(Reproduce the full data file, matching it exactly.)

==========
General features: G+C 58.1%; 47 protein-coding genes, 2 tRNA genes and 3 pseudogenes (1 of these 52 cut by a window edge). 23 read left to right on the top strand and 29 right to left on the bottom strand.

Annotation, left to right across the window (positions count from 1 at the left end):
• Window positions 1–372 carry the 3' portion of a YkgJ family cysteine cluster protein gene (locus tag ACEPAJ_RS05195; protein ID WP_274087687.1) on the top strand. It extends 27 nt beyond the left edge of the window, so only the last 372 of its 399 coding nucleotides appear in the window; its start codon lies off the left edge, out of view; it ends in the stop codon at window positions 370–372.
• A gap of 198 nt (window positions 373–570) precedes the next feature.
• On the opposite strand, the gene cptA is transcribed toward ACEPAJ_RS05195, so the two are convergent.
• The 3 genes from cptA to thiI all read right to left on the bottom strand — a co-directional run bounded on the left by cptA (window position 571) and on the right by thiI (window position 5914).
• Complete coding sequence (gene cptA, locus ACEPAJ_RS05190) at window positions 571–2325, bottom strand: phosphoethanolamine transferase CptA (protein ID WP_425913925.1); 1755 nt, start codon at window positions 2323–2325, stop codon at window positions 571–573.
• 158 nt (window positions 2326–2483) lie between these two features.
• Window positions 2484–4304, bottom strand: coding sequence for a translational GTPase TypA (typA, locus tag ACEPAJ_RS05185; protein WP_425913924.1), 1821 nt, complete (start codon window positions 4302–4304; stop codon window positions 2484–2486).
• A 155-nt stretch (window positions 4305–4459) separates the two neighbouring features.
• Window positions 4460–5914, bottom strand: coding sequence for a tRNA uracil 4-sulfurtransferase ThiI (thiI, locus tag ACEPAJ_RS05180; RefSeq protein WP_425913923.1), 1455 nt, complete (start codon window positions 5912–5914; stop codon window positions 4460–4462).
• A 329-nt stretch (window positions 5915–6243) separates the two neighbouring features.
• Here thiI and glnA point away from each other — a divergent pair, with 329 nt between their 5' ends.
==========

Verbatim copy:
General features: G+C 58.1%; 47 protein-coding genes, 2 tRNA genes and 3 pseudogenes (1 of these 52 cut by a window edge). 23 read left to right on the top strand and 29 right to left on the bottom strand.

Annotation, left to right across the window (positions count from 1 at the left end):
• Window positions 1–372 carry the 3' portion of a YkgJ family cysteine cluster protein gene (locus tag ACEPAJ_RS05195; protein ID WP_274087687.1) on the top strand. It extends 27 nt beyond the left edge of the window, so only the last 372 of its 399 coding nucleotides appear in the window; its start codon lies off the left edge, out of view; it ends in the stop codon at window positions 370–372.
• A gap of 198 nt (window positions 373–570) precedes the next feature.
• On the opposite strand, the gene cptA is transcribed toward ACEPAJ_RS05195, so the two are convergent.
• The 3 genes from cptA to thiI all read right to left on the bottom strand — a co-directional run bounded on the left by cptA (window position 571) and on the right by thiI (window position 5914).
• Complete coding sequence (gene cptA, locus ACEPAJ_RS05190) at window positions 571–2325, bottom strand: phosphoethanolamine transferase CptA (protein ID WP_425913925.1); 1755 nt, start codon at window positions 2323–2325, stop codon at window positions 571–573.
• 158 nt (window positions 2326–2483) lie between these two features.
• Window positions 2484–4304, bottom strand: coding sequence for a translational GTPase TypA (typA, locus tag ACEPAJ_RS05185; protein WP_425913924.1), 1821 nt, complete (start codon window positions 4302–4304; stop codon window positions 2484–2486).
• A 155-nt stretch (window positions 4305–4459) separates the two neighbouring features.
• Window positions 4460–5914, bottom strand: coding sequence for a tRNA uracil 4-sulfurtransferase ThiI (thiI, locus tag ACEPAJ_RS05180; RefSeq protein WP_425913923.1), 1455 nt, complete (start codon window positions 5912–5914; stop codon window positions 4460–4462).
• A 329-nt stretch (window positions 5915–6243) separates the two neighbouring features.
• Here thiI and glnA point away from each other — a divergent pair, with 329 nt between their 5' ends.